There is no sex as such in The Curse of the Pharaoh's Tomb, but there's enough puerile smut to make it clear that Wilmott's dastardly game is nothing less than the traversal of a floss-thin tightrope between tribute and travesty.
There may well have been an episode involving the ancient Egyptian queen Nefertiti (here retitled "Nefatartie") in the original series, but it's doubtful whether her reincarnated form would have been in hot pursuit of the ruby she once bestowed on a prodigiously endowed lover called "the Collosus of Cartouche", or indeed that she would have met her end "impaled on a jewel-encrusted mummified phallus". What Wilmott does so well with his funny pastiche script is to show how the innocent template contained its salacious opposite.
We laugh at the witty, simplistic evocation of ration-book Britain, where the only problem with the world is "foreigners", and where fair-minded, quick-thinking ex-public school chaps will always overcome "the forces of Efil". But in Ted Craig's amateurish production lies the reason why Barton can look ludicrously contrived imminent deaths in the face - the only enemy he truly fears is his own desire.
Clive Carter's Barton is a wonderfully lock-jawed derring-doer, keeping his cool beneath a swaddling of trilby and scarf-stuffed mac. Also boasting ripping performances from Sophie-Louise Dann as Nefatartie and William Oxborrow as the BBC announcer, this deserves a life way beyond the ramshackle Croydon Warehouse.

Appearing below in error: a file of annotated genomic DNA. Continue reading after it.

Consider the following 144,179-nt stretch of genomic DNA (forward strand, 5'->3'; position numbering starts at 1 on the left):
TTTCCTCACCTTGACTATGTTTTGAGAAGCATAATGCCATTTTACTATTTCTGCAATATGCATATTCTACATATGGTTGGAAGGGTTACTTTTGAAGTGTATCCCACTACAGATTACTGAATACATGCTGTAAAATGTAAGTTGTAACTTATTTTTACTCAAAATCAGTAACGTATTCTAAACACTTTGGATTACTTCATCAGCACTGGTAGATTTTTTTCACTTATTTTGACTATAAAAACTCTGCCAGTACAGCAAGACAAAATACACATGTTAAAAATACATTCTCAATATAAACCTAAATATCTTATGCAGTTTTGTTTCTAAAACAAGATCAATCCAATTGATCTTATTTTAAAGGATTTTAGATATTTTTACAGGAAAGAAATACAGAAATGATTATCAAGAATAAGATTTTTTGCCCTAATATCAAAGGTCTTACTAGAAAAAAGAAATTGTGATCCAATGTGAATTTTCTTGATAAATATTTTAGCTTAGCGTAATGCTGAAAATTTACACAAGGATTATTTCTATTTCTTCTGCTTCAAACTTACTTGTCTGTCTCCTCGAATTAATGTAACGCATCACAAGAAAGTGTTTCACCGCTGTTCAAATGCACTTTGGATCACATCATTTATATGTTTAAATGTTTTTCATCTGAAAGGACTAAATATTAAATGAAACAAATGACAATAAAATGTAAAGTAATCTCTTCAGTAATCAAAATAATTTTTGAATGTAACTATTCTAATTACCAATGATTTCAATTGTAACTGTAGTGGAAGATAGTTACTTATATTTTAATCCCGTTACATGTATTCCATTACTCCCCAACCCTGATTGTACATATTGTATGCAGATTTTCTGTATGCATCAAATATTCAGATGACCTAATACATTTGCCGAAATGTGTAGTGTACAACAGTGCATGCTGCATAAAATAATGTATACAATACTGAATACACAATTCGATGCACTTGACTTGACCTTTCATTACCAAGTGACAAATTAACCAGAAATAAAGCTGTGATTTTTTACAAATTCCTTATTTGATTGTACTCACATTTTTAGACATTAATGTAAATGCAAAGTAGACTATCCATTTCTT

What kind of thing is Sally Brass, Richard Swiveller wonders in Stephen Sharkey's new adaptation of The Old Curiosity Shop - "a mummy come to life from the museum, who needs a top-up with embalming fluid," he decides. Presumably, the image is supposed to conjure up a decrepit and foul-smelling personage; Erica Whyman's production supplies a youngish man in a dress.
Casting weaknesses are not the only problem with this uneven dramatisation, but if it were better played, it might be much more than just a mild curiosity in a Dickensian stretch of Southwark.
There are a few performances that blaze: Jonathan Coyne is an impishly villainous Quilp, terrorising the front rows, while Darren Strange provides a warmth as the burbling Swiveller. For a moment, Diveen Henry's jittery turn as Sally's brutalised, desanitised "slavey" locates the full pathos of Dickens' blackly comic creation, but, after two and half hours of being fed crusts of scenes, it's impossible to shed a tear for her poor little Nell, the brow-mopping protagonist.
Another disappointment. Biljana Srbljanovic's Belgrade Trilogy apparently ran for two years in the Serbian capital prior to the NATO bombings. A cynic would argue that that's because it makes the fate of those young Serbs who emigrated in the mid-Nineties look even worse than that of those who stayed behind. In terms of drama, there is little in this unhappy triptych to explain any demand for tickets. It's ordinary. And yet - giving the prevailing demonisation of Srbljanovic's people, ordinary is probably better than nothing.
`Dick Barton' (0181-680 4060) to 30 Jan; `The Old Curiosity Shop' (0171-620 3494) to 15 Jan; `Belgrade Trilogy' (0171-240 6283) to SatReuse content